And if others start to be persuaded that they are, in fact, fundamentally different in their core nature – this, in a way that doesn’t allow them to follow the path to ‘become like Mom and Dad,’ wouldn’t it make sense that you’d want to respond to that?
This is tough stuff – and something just begging for a serious, thoughtful conversation. My primary concern is not that the differences exist – but that we’re hardly even talking about them! In lieu of the hard work of inquiring into our actual disagreements, it’s become a whole lot easier in American society to turn our dissonance into various insults about the character, sincerity or intelligence of those who don’t see the world the way we do. Hence, after one person lamented Elder Bednar’s “ego and hubris” online, social media friends piled on:
- The lack of compassion astounds me and makes me sick. They’re awful, awful people.
- Plain old arrogance.
- He’s a serpent, a slick and calculating man, bent on destruction of anything contrary to his contorted and distorted world view.
- I know he’s not a Christ-like person.
- I am so sorry that bigots like this can actually claim to “speak for God!!!!!”….sigh #notafanofmormonbigots
- I couldn’t have imagined in this day and age that Bednar could not only be so insensitive and cruel but so very out of touch with reality.
- Bednar is a dinosaur… Hope he and others go extinct soon!
More than one person insinuated that Elder Bednar’s intention behind the commentary was literally to help encourage people to either take their lives or leave the Church – “those jerks trying to just purge the church of gays”/ “This sounds more like their goal/endpoint, whether by suicide, excommunication, or those who finally choose to leave.”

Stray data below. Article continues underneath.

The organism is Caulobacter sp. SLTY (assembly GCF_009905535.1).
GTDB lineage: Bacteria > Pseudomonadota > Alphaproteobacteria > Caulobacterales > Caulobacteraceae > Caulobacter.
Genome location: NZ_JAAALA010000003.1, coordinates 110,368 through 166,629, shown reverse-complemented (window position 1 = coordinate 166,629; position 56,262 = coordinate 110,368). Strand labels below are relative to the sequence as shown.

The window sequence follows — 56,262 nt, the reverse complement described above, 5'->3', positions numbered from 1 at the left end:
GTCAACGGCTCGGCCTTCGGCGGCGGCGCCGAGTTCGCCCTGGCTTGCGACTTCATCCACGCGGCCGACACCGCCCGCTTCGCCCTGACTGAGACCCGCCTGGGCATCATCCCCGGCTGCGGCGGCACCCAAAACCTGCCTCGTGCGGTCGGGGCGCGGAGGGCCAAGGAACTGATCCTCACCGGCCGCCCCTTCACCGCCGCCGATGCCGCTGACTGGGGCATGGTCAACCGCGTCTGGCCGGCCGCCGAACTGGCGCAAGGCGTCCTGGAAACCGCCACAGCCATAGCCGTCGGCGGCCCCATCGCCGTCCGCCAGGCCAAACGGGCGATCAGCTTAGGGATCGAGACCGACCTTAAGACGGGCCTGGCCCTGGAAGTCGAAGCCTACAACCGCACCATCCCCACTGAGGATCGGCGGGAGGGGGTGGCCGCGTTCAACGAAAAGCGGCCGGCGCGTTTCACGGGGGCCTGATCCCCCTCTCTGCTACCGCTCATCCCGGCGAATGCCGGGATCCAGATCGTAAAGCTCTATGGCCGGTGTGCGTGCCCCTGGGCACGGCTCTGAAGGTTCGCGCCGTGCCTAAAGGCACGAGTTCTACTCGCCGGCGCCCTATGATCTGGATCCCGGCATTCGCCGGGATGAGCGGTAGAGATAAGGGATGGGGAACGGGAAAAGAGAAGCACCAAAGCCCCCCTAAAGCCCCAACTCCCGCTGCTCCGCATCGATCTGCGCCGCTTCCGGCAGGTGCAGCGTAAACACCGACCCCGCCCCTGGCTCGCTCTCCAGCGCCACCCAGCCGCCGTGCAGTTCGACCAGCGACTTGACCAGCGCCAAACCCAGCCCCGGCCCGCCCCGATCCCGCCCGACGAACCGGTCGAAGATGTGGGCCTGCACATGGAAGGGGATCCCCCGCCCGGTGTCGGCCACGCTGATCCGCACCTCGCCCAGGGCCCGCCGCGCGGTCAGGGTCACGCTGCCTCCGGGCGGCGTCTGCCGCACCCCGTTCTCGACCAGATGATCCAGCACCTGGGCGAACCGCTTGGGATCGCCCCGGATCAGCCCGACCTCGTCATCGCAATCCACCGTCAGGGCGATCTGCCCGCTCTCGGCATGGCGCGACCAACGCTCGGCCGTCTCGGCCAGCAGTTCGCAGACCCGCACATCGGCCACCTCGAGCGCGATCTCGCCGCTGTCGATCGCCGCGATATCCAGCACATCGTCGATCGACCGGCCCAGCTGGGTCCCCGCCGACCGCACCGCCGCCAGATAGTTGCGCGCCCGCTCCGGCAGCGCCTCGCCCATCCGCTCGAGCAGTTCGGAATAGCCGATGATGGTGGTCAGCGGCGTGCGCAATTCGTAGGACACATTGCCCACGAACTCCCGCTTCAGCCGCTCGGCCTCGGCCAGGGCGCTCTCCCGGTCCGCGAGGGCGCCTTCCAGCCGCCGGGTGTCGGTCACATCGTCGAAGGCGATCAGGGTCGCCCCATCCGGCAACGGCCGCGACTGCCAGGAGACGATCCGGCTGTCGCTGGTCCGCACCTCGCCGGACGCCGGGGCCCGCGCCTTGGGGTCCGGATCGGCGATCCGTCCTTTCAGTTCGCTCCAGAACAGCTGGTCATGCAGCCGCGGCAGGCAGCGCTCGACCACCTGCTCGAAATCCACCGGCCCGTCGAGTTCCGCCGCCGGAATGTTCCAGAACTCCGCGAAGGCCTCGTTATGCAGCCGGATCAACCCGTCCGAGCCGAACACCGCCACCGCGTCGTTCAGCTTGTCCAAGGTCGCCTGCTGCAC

Listen – as I’ve pointed out, it’s not hard to understand why people are angry. What’s admittedly harder for me to understand is why (we) Americans have become so completely willing to let our darkest emotions to shape, control and yes, drive our public discussions about so many important things.
Like no event in recent memory, the psychology of anger and how it shapes our views of reality itself has been on horrific display in the current U.S. presidential race. Rather than logical beings that make choices dictated by pure reason, it turns out that human beings most often grab onto stories, beliefs and interpretations that fit whatever they most deeply feel. And if that’s anger – well then gosh darn it…let’s build that freaking wall!!
As easy as it might be to recognize the role of anger in national politics, it’s much easier to overlook its influence on the things we care about more personally…which makes me curious to ask: What role is anger playing in the current LGBT/religious conservative conversation?
I’d love to hear others’ thoughts. My own answer: a big one (and bigger than we realize).
Just look around! How many productive, heart-felt LGBT/religious conservative conversations have you seen recently about the many profound differences at play in how we see the body, choice, sexuality, identity and God? One of the best designed attempts to help that happen recently, the Circling the Wagons conference, was attended by a paltry 100 people (deserved at least 1,000!)
By contrast, the average American reportedly spends up to 40 minutes/day on Facebook, surrounding themselves with plenty of people to confirm what they already believe (sprinkled with just enough silly comments from ‘those other people’ to confirm their moral inferiority). No wonder many of my religious conservative friends are convinced that progressive individuals questioning their commitment to the church ‘just don’t have enough faith in God’ – while many of my liberal-leaning friends seem to take it for granted that conservatives ‘just don’t love people enough.’
And here’s the thing: Am I exaggerating at all? Don’t most of us actually believe that about each other?….as if this whole complex conversation could somehow be boiled down to measurable differences in love or faith (#ilovegaymormons vs. #Ifollowtheprophets).